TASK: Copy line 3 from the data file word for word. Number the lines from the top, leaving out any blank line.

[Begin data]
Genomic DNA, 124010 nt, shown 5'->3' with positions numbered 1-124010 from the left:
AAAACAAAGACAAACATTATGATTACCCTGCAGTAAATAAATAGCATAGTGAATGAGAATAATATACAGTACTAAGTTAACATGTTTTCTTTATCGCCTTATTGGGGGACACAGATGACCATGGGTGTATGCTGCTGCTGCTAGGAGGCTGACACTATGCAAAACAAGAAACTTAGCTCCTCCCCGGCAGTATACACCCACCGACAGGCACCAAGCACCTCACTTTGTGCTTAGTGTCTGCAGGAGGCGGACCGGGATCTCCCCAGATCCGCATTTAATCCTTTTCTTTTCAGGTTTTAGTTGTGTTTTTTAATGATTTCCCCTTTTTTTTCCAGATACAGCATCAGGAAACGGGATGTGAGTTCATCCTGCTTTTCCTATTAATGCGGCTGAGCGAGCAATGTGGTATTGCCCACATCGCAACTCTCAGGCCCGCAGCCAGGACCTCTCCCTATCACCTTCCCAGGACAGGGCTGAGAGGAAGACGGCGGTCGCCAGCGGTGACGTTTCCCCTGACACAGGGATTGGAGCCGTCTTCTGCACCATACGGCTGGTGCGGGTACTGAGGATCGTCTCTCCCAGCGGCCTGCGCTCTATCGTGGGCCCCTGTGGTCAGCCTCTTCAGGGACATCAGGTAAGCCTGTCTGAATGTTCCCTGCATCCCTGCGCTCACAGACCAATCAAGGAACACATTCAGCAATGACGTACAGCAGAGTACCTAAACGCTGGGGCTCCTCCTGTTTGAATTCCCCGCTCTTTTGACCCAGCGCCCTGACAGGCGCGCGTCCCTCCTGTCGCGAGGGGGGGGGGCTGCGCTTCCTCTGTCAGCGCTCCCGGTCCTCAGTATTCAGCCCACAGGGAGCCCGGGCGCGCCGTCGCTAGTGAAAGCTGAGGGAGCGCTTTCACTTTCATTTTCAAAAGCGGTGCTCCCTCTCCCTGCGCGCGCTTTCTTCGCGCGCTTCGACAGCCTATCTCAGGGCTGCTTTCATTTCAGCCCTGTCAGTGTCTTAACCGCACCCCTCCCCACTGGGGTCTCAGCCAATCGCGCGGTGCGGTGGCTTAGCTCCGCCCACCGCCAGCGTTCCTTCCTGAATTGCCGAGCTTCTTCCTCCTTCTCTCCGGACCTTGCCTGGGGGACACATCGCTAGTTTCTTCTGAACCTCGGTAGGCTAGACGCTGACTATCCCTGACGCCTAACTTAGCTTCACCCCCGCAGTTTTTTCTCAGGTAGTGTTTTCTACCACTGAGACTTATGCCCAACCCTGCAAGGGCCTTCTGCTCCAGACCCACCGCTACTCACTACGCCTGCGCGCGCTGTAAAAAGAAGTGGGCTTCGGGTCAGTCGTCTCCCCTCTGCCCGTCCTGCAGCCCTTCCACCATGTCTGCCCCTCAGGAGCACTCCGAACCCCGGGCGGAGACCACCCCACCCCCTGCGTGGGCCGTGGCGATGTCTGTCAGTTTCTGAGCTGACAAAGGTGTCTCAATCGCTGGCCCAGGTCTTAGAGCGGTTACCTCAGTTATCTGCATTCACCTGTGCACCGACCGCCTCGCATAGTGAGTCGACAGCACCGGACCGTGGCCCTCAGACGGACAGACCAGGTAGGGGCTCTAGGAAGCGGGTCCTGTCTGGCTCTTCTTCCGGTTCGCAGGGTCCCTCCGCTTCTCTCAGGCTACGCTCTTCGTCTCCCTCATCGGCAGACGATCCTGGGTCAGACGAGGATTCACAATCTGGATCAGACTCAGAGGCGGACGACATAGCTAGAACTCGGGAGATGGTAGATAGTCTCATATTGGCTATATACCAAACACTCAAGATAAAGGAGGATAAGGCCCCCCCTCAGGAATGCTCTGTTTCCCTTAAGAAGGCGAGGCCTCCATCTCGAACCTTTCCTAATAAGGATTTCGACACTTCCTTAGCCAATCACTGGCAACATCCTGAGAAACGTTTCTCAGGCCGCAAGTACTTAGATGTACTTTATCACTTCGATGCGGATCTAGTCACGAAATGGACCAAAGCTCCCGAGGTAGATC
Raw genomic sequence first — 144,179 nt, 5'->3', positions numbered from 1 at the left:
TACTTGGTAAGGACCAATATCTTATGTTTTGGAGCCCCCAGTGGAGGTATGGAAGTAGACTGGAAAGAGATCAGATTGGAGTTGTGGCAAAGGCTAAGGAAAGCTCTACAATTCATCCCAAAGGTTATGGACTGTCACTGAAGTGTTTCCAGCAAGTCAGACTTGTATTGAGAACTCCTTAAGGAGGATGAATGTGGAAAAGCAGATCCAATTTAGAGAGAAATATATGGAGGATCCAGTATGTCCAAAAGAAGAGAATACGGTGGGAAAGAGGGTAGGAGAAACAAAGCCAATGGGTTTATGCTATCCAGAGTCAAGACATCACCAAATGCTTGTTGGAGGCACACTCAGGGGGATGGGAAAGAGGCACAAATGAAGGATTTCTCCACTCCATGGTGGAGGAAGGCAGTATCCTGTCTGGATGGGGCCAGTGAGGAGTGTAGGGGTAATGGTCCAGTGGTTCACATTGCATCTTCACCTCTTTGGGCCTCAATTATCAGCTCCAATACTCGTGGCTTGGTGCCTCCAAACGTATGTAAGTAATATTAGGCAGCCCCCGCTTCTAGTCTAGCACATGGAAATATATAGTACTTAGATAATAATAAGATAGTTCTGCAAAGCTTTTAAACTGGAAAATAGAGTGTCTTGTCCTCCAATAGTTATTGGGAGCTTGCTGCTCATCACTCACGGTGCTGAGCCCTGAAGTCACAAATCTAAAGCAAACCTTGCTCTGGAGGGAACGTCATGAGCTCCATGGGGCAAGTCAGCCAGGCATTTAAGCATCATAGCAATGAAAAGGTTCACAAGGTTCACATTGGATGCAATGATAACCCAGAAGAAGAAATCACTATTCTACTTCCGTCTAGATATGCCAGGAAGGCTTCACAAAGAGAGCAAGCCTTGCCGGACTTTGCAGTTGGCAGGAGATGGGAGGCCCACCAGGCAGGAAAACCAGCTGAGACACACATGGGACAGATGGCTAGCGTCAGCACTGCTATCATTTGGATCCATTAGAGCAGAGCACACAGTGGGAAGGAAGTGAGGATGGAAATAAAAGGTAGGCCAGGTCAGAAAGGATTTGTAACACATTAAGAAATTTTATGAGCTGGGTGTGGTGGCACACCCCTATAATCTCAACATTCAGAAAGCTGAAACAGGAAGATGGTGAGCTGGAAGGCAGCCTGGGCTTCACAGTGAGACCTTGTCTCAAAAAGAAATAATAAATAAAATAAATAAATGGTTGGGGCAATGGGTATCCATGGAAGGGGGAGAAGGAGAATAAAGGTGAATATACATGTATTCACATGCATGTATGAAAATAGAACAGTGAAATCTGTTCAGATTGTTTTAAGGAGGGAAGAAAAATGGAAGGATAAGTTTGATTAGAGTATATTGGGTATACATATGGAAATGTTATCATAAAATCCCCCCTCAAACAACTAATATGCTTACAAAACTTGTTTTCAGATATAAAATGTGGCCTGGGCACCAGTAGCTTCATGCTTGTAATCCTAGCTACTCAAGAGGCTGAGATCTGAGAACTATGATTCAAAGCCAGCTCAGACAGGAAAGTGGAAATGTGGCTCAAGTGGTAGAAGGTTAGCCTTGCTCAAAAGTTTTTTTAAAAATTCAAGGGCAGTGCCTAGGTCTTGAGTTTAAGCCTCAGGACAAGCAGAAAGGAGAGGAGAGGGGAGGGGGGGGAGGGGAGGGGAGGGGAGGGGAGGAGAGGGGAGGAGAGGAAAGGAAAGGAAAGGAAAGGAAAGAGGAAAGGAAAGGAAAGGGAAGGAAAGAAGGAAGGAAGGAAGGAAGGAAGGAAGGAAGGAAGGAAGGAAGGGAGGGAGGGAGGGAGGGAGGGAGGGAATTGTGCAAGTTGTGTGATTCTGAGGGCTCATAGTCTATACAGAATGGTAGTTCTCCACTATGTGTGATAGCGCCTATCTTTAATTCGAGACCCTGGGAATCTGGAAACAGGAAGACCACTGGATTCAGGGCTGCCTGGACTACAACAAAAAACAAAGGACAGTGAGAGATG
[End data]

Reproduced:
Raw genomic sequence first — 144,179 nt, 5'->3', positions numbered from 1 at the left: